The Journal for European, Private International and Comparative Law (Zeitschrift für Europarecht, Internationales Privatrecht und Rechtsvergleichung – ZfRV) just released its latest issue. It includes two interesting articles.
The first, published in English and authored by Leszek Bosek and Grzegorz Żmij, is titled “On the CETA’s compatibility with European Union law in light of Opinion No 1/17 of the Court of Justice of 30 April 2019” (ZfRV 2020, p. 248). The summary reads:
The CJEU’s opinion No 1/17 regarding the CETA’s compatibility with European Union law is an important document demonstrating the evolution of the Court’s position when faced with the challenges of the world’s economic globalisation and the effect of various factors related to it on its case law. In our view, the Court of Justice has not sufficiently explained why it has departed from the principal determinations laid down in its Opinions Nos 2/13 and 1/09 and the Court’s judgement in the Achmea case, which were demonstrably in accordance with the line of the Court’s case law consistently defined by its subsequent judgements to date, demarcating in a clear way the fundamental constitutional principles of EU legal and judicial order. In particular, it is hard to accept as satisfactory its contention that the CETA tribunals will not apply or interpret the EU’s or Member States’ law, requiring a uniform interpretation in accordance with the rules laid down in Article 267 of the TFEU, which does not agree with observations from the international investment arbitration practice. The solutions adopted in the CETA seem to be pragmatic, but may raise doubts from the point of view of Article 19 of the TEU and Article 47 of the Charter of Fundamental Rights, and the corresponding guarantees in the constitutions of Member States. Those issues have not been sufficiently tackled by the Court of Justice.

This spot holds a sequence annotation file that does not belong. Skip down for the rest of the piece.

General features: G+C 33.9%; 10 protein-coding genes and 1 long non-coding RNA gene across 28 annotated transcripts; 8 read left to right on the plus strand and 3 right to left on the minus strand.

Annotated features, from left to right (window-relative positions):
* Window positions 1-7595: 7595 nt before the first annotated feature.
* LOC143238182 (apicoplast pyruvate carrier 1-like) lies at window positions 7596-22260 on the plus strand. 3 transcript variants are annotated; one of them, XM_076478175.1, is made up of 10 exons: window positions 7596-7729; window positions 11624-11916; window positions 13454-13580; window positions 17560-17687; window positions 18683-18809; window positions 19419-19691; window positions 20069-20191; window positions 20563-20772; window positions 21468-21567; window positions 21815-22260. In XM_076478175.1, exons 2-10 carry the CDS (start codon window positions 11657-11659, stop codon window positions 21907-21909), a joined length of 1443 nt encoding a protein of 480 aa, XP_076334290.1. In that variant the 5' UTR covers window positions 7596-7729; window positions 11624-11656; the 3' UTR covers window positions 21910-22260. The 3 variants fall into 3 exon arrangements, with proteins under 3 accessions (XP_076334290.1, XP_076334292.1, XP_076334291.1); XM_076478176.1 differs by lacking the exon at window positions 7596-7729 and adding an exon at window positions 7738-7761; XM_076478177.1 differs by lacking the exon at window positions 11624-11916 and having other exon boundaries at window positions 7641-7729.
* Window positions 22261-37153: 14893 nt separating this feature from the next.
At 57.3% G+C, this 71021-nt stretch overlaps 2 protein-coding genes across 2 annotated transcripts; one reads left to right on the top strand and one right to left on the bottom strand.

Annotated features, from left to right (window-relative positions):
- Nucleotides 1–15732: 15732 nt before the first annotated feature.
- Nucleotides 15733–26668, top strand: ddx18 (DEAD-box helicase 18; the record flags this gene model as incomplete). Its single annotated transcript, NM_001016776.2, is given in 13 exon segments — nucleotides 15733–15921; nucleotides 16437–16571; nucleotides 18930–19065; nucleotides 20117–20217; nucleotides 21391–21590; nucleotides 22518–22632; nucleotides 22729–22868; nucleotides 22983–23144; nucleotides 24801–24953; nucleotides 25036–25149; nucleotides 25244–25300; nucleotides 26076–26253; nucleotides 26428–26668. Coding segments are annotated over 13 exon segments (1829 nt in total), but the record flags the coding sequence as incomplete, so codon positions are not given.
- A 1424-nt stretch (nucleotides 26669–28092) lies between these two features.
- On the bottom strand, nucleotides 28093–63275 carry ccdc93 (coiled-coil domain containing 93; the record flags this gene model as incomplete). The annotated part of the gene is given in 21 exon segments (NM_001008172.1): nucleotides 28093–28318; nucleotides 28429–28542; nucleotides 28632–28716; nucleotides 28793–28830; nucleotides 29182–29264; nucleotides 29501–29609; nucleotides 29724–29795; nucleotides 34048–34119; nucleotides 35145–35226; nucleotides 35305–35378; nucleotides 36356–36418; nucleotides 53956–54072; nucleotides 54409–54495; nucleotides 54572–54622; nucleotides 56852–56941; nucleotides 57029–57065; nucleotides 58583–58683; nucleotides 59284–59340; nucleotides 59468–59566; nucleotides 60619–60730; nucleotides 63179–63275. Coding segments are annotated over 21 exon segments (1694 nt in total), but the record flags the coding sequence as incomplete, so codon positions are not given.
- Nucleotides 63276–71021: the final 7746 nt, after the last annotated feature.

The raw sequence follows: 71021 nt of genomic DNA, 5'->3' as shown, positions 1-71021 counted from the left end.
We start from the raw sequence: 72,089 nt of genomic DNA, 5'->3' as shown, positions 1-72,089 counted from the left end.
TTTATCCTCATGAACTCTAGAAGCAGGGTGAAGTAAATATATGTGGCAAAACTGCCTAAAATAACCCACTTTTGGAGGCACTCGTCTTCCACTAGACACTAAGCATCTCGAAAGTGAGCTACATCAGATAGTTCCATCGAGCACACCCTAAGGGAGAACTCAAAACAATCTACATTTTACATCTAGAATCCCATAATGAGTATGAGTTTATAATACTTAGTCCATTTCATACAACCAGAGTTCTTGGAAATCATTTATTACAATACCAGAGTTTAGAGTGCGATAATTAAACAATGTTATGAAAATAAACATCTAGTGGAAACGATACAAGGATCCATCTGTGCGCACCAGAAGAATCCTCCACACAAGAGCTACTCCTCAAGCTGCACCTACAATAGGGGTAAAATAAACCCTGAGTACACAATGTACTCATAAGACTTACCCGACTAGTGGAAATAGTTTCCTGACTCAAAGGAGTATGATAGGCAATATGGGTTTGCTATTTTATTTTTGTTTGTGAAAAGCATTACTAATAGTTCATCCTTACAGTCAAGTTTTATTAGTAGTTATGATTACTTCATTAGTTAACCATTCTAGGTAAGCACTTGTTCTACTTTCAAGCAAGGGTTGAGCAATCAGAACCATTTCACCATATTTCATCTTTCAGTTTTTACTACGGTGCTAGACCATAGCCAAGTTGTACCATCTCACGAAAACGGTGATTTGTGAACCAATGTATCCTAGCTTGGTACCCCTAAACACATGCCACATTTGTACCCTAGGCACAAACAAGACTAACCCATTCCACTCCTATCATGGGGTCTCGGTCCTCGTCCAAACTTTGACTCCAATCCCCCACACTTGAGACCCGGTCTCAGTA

The second article, published in German by Caroline Kohlhaupt, deals with the change of the Consumer Rights Directive’s substantive scope of application through the Omnibus Directive (“Die Änderung des sachlichen Anwendungsbereichs der Verbraucherrechte-RL 2011/83/EU durch die Omnibus-RL (EU) 2019/2161”, ZfRV 2020, p. 276). The summary reads:
The Directive (EU) 2019/2161 brings various amendments to the Consumer Rights Directive 2011/83/EU. When it comes to the material scope of Directive 2011/83/EU, especially the following clarification is substantial: The Directive shall – in principle – also apply where the trader supplies or undertakes to supply digital content which is not supplied on a tangible medium or a digital service to the consumer and the consumer provides or undertakes to provide personal data to the trader.